US author Chuck Wendig pointed out the other day that virtually all the ‘writing advice’ these days is about getting started. There’s nothing much offered for what he calls ‘mid career’ writers, in particular about what direction they want their career to take. I have to agree with that. Although I don’t like the term, … More Musings on the directions of mid-career writers
It’s an interesting year for me. Like last year, I’m busy working with publishers to reissue more of the highlights from my back list. I’m also looking to sell some future titles with other publishers. And I have a few projects on the go. The thing is, they’re all on wildly different things. Back in … More A bit of a branding issue
I am deeply cynical about automatic writing analysis – you know, those annoying online systems that ‘mark’ your writing for various arbitrary flaws. Take the Hemingway Writing app. It’s an online tool that ‘makes your writing bold and clear’, according to its own blurb. So I thought I’d write a short test passage which – curiously – got top … More In which I discover the Hemingway Writing App
Last week The Little Bookshop in Napier, New Zealand, devoted an entire window display to my books – 14 titles, out of the 52 I’ve written and published over the past 30 years or so. The display included books of mine that are long out of print and unavailable anywhere else. It doesn’t happen for authors … More How much is that book in the window?
I went into single combat with Google the other week. They’ve persistently credited all my books to a lecturer in Classics at Exeter University who has the same name as me. To their credit, Google came back promptly with an informative answer which I’ll be acting on by way of getting the gaffe fixed. I’m … More The hazards of my popular name – and my book about someone else who had one
Earlier this year I finally got Facebook going. I’d had a placeholder for a while. With a common popular name like mine, you can’t afford not to. But I hesitated to do Facebook. Part of it was time. I’d rather do one or two things well online than spread thin and do nothing adequately. There … More Plunging into Facebook…finally…
I’ve been posting these past few weeks about the challenges facing writers in the new environment. The biggest hurdle, of course, is so huge it’s invisible. Let me explain. A few years ago the challenge authors faced in being published was – being published. The road was paved with hurdles. A starting author first had to write something … More Essential writing skills: tackling the invisible hurdle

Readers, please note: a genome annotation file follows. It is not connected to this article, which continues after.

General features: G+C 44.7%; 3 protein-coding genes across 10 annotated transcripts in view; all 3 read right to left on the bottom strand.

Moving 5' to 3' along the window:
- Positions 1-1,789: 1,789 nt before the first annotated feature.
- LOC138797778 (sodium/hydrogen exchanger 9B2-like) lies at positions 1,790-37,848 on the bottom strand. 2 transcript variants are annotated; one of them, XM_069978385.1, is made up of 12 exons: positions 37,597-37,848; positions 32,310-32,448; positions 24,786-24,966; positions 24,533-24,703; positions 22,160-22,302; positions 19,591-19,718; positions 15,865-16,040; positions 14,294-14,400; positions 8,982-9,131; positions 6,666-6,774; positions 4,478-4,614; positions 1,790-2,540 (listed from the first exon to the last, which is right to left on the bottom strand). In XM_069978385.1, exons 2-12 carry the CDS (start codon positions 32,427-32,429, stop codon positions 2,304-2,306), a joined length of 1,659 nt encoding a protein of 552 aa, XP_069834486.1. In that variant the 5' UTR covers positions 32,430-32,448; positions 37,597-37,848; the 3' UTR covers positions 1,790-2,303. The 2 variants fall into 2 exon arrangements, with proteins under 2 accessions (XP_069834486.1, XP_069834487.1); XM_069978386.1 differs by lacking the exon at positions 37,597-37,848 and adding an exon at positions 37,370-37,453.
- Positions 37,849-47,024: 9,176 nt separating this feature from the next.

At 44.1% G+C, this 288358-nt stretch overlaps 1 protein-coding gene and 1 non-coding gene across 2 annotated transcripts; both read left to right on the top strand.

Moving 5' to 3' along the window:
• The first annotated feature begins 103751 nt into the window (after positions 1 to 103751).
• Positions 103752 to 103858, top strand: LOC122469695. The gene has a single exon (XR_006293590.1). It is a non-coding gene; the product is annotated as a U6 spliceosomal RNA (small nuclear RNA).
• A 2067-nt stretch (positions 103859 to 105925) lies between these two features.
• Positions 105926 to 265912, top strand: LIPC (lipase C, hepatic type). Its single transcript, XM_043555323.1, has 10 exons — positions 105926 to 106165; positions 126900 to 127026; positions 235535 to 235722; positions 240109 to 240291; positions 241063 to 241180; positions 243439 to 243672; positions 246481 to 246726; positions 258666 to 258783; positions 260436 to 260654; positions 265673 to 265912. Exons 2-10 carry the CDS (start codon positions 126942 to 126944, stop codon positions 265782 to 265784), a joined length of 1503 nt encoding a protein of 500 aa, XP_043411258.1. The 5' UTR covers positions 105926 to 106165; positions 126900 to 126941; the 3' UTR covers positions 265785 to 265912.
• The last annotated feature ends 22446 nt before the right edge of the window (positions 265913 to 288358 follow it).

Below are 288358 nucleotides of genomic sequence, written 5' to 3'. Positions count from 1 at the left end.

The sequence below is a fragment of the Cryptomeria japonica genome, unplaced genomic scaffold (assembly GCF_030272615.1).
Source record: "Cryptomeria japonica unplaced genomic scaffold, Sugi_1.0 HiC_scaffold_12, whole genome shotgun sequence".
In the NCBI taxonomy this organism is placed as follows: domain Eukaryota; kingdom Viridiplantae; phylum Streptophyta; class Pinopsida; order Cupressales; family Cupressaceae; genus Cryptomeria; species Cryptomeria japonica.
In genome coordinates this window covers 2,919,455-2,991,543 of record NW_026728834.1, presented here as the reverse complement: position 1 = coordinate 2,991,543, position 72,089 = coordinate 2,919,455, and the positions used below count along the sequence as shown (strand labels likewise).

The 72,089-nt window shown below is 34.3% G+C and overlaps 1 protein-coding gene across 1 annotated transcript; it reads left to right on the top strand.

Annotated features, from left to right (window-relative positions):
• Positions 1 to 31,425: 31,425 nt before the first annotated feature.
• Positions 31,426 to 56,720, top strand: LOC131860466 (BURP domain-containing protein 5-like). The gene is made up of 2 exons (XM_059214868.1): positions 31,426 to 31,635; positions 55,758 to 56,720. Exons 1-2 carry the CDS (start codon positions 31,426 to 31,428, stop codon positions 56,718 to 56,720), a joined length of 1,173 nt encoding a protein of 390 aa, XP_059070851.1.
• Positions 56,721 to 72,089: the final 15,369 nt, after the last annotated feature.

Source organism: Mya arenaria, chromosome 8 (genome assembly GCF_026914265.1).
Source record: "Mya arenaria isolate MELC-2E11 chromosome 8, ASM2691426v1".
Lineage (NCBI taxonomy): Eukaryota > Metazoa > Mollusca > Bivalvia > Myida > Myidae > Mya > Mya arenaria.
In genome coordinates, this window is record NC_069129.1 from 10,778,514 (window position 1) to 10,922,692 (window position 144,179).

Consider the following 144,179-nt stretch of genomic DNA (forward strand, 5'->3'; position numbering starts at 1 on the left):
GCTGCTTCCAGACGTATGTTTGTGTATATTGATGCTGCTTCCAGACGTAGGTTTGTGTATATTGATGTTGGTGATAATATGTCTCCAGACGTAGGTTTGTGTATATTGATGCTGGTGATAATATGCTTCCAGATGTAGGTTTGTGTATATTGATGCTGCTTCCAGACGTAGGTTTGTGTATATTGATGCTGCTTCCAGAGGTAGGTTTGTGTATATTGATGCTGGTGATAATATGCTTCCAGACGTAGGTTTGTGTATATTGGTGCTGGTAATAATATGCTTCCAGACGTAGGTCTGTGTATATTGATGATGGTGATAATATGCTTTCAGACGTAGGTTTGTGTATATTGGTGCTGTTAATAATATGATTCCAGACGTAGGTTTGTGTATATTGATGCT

Have you ever tried writing dialogue without all the ‘he said’, ‘she said’ nonsense? It’s an effective technique, though it’s easy to say ‘do this’. Harder to master. Hemingway set the gold standard – half-page strings of dialogue, often without any directions at all as to the speaker– and it was usually clear as to who … More Essential writing skills: he said, she said – without adjectives
Writers never finish learning how to write. ‘We are all apprentices’, Ernest Hemingway once said, ‘in a craft where no-one ever becomes a master.’ Too true. It is an endless learning curve. Steep at first – as novice writers realise how much they have to learn, take their first unsteady steps into that world. Later … More The greatest writing challenge of all
I posted the other week on the importance of getting the rhythm right when writing sentences. And on the incompetence of my high school English teacher, but that’s another matter. Getting the rhythm right when you write is part of the essential framework of writing – it lends interest. You can draw the reader, sometimes, by … More Essential writing skills: harsh sentences for authors
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